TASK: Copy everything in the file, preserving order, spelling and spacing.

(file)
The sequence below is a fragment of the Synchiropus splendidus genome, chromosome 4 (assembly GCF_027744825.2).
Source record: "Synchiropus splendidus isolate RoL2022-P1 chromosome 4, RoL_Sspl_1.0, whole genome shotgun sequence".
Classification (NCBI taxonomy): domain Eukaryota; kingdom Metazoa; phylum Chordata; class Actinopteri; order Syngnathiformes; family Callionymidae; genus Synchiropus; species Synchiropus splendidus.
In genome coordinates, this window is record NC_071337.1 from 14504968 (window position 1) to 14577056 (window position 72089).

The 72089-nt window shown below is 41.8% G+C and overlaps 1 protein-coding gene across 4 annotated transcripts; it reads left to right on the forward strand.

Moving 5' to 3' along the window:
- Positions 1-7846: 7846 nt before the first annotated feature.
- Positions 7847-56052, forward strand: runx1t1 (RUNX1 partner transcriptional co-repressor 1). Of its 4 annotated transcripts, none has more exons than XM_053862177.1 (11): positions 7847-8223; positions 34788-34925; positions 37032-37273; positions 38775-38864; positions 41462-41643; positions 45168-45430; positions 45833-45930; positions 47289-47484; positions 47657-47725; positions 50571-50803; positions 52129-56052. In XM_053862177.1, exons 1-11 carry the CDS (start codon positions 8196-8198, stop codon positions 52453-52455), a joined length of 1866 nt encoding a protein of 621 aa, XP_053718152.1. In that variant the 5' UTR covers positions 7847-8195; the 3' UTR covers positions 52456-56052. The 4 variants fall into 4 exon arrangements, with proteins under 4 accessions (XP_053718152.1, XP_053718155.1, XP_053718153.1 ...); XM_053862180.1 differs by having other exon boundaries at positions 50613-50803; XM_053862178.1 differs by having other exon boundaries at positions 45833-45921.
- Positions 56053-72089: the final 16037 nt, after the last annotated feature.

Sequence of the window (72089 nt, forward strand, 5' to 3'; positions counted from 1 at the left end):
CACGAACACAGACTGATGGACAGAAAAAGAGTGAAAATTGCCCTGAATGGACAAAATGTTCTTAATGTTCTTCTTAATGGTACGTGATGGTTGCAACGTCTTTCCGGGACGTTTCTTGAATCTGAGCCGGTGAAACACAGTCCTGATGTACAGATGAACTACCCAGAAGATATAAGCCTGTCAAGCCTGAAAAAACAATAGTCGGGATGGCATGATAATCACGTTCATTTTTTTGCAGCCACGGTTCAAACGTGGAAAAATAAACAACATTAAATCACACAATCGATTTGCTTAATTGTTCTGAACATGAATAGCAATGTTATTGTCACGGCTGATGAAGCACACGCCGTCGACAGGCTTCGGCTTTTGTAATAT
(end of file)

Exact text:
The sequence below is a fragment of the Synchiropus splendidus genome, chromosome 4 (assembly GCF_027744825.2).
Source record: "Synchiropus splendidus isolate RoL2022-P1 chromosome 4, RoL_Sspl_1.0, whole genome shotgun sequence".
Classification (NCBI taxonomy): domain Eukaryota; kingdom Metazoa; phylum Chordata; class Actinopteri; order Syngnathiformes; family Callionymidae; genus Synchiropus; species Synchiropus splendidus.
In genome coordinates, this window is record NC_071337.1 from 14504968 (window position 1) to 14577056 (window position 72089).

The 72089-nt window shown below is 41.8% G+C and overlaps 1 protein-coding gene across 4 annotated transcripts; it reads left to right on the forward strand.

Moving 5' to 3' along the window:
- Positions 1-7846: 7846 nt before the first annotated feature.
- Positions 7847-56052, forward strand: runx1t1 (RUNX1 partner transcriptional co-repressor 1). Of its 4 annotated transcripts, none has more exons than XM_053862177.1 (11): positions 7847-8223; positions 34788-34925; positions 37032-37273; positions 38775-38864; positions 41462-41643; positions 45168-45430; positions 45833-45930; positions 47289-47484; positions 47657-47725; positions 50571-50803; positions 52129-56052. In XM_053862177.1, exons 1-11 carry the CDS (start codon positions 8196-8198, stop codon positions 52453-52455), a joined length of 1866 nt encoding a protein of 621 aa, XP_053718152.1. In that variant the 5' UTR covers positions 7847-8195; the 3' UTR covers positions 52456-56052. The 4 variants fall into 4 exon arrangements, with proteins under 4 accessions (XP_053718152.1, XP_053718155.1, XP_053718153.1 ...); XM_053862180.1 differs by having other exon boundaries at positions 50613-50803; XM_053862178.1 differs by having other exon boundaries at positions 45833-45921.
- Positions 56053-72089: the final 16037 nt, after the last annotated feature.

Sequence of the window (72089 nt, forward strand, 5' to 3'; positions counted from 1 at the left end):
CACGAACACAGACTGATGGACAGAAAAAGAGTGAAAATTGCCCTGAATGGACAAAATGTTCTTAATGTTCTTCTTAATGGTACGTGATGGTTGCAACGTCTTTCCGGGACGTTTCTTGAATCTGAGCCGGTGAAACACAGTCCTGATGTACAGATGAACTACCCAGAAGATATAAGCCTGTCAAGCCTGAAAAAACAATAGTCGGGATGGCATGATAATCACGTTCATTTTTTTGCAGCCACGGTTCAAACGTGGAAAAATAAACAACATTAAATCACACAATCGATTTGCTTAATTGTTCTGAACATGAATAGCAATGTTATTGTCACGGCTGATGAAGCACACGCCGTCGACAGGCTTCGGCTTTTGTAATAT